Stuart Macdonald and the cover of his co-authored book, "Leaving Christianity: Changing allegiances in Canada" Register file photos

Book exposes Christian churches' unpleasant statistics

By  Bernardine Ketelaars, Catholic Register Special
  • October 23, 2018

Leaving Christianity:Changing Allegiances in Canada since 1945 by Brian Clarke and Stuart Macdonald (McGill-Queen’s University Press, softcover, 304 pages, $35.00)


Leaving Christianity immediately grabbed my attention. The title gets to the heart of the matter. 

Books, essays, and articles litter the Internet with analysis of declining Church attendance worldwide, but what drew me to this book was that it is focussed on church attendance, or lack thereof, in Canada. 

Easily accessible statistics emerge from the United States. However, as our authors note, this does not always reflect the religious and cultural situation in Canada. 

The second attraction was that the scope of this study would reach back to look at Canadian Christianity before the Second Vatican Council.

It does not take long for the reader to realize Leaving Christianity goes beyond statistical findings of censuses and surveys. The authors equip us with a rich history of the culture and trends which fed into the various studies. Beginning with mainstream Protestant denominations, Clarke and Macdonald expose trends that have been experienced in these churches. 

Relying on resources such as the census and the National Household Survey, they forged deeper into the studies by turning to church records and enrolment lists when these were available through the various denominations. If these were not available, they strived to work with the trends to offer an idea, noting how their findings were reached. 

The same was done for the Roman Catholic Church, intentionally separating the statistics between Quebec and the rest of Canada. 

In addition to the statistics, they turned to the findings of other researchers who had also explored the phenomenon of declining church attendance in Canada — Gregory Baum, Reginald Bibby, Grace Davie, Rick Hiemstra, Hugh McLeod, to name but a few. 

What unfurls before the reader is a mosaic of the faith practices of those who formed the Christian face of Canada and many of us in our faith, whichever denomination that might be. 

We discover the underlying effects of the cultural revolution experienced in the 1960s. Current trends are outlined and, finally, we are given an inkling of what these statistics and trends are telling us as we envision a Canada which is experiencing what McLeod calls “the end of Christendom.”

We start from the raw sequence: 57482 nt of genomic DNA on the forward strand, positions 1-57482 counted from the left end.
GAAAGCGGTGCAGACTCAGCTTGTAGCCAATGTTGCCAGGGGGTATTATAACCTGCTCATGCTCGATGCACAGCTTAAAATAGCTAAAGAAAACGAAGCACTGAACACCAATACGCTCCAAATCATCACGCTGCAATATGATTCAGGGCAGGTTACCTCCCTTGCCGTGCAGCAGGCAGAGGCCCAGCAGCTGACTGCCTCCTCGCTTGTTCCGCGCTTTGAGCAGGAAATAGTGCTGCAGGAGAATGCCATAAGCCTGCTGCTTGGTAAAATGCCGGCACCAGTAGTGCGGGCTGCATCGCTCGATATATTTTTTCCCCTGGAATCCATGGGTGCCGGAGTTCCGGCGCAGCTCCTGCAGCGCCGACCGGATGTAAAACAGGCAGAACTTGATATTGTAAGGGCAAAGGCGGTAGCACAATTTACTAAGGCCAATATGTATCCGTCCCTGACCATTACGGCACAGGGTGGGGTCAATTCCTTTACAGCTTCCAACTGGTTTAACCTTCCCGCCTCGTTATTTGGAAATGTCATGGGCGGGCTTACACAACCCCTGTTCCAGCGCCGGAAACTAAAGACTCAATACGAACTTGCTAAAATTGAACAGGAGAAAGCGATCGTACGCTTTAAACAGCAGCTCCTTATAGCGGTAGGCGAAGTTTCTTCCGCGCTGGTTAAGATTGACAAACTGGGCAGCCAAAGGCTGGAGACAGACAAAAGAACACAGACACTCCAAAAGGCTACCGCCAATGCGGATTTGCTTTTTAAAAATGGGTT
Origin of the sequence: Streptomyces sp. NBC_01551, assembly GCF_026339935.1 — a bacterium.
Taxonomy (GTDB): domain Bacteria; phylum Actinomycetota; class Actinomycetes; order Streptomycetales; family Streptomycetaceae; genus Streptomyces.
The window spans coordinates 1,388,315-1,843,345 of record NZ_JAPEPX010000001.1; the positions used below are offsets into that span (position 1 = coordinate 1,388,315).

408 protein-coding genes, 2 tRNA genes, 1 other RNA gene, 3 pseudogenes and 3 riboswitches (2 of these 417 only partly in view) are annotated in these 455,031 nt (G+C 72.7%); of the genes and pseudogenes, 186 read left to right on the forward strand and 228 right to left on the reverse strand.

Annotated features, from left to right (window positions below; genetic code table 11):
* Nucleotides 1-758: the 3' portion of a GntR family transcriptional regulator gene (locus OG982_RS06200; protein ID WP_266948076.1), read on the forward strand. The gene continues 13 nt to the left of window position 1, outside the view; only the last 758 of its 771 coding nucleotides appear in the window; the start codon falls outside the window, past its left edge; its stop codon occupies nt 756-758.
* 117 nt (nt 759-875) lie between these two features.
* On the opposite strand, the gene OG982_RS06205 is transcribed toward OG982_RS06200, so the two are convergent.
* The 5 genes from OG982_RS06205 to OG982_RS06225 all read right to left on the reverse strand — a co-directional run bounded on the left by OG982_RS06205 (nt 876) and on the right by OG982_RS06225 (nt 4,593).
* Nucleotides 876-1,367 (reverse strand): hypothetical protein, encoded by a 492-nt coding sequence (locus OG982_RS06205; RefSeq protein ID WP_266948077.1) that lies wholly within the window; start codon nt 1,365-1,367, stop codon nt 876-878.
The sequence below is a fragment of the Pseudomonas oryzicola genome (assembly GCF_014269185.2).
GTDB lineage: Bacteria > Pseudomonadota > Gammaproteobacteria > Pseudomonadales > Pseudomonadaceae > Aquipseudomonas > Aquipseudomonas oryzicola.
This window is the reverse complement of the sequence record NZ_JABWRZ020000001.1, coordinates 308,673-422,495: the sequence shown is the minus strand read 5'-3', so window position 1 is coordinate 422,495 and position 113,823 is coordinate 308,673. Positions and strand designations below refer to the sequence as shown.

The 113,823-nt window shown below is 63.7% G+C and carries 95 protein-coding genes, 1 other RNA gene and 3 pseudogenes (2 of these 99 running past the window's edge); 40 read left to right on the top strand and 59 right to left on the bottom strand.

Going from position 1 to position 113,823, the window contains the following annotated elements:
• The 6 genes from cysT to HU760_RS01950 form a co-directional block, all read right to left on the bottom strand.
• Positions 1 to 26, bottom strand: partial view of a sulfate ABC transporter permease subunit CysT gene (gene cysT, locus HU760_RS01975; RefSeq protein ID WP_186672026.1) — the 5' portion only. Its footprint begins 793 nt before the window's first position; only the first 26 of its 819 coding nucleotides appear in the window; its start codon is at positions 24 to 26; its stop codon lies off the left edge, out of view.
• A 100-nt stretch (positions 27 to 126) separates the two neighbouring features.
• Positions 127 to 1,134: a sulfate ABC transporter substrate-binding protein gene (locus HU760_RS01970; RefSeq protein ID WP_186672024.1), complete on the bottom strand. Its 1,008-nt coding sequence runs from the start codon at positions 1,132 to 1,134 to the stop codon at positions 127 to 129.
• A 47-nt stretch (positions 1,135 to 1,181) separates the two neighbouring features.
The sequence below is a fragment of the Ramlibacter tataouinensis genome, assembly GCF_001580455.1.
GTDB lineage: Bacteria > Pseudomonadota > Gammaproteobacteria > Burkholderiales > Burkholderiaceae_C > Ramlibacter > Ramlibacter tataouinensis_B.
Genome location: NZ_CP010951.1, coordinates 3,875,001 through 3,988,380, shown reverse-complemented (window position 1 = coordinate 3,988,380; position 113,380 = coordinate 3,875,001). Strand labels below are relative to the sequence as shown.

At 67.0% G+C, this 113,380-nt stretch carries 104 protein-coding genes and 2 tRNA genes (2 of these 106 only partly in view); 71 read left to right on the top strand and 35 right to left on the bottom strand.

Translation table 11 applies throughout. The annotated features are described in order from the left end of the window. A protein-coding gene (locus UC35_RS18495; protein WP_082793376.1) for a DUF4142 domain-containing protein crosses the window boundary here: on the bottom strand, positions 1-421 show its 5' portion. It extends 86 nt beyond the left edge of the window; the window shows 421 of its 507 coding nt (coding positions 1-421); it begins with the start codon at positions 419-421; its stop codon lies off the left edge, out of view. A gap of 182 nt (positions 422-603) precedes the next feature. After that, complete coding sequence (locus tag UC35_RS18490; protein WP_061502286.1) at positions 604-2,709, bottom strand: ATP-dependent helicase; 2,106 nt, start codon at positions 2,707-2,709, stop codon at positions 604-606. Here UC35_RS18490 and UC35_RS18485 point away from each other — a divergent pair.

We also observe growth in the “No Religion” category – the “third-largest Census category after the categories ‘Catholic’ and ‘Protestant’.”

The growing “No Religion” category may sound harmless; however, Clarke and Macdonald depict the various and often adverse effects this movement to “No Religion” is having on Canadian culture — civically, politically, socially, spiritually and economically. 

Not seeking to provide a quick fix to this phenomenon, Clarke and Macdonald do not gloss over their discoveries. Their findings may be difficult for many to accept. However, they successfully open our eyes to glaring facts to which we may have been stubbornly blind. The reality of the growing phenomenon of the “No Religion” category speaks volumes about the various faith denominations and forces us to question how we are to address this reality.

Faith communities seeking to regrow their church congregation would benefit from reading this book, spending quality time with the last two chapters which focus on major trends and the direction Canada is heading after the demise of Christendom.

 It is also a good read for those who are interested in Canadian history and demographics, as well as those wishing to learn more about the fading face of Christianity in Canada.

Leaving Christianity will be a resource referenced in classes as I co-operate in the formation of men from across Canada who are discerning priesthood in the Roman Catholic Church, along with women and men who strive to grow in knowledge of the Roman Catholic faith. 

Recognizing the years of research dedicated to this study, Christian churches across Canada owe Brian Clarke and Stuart Macdonald a debt of gratitude.

(Ketelaars is the director of lay and pastoral formation and a lecturer in missiology and evangelization at St. Peter’s Seminary in London, Ont.) 

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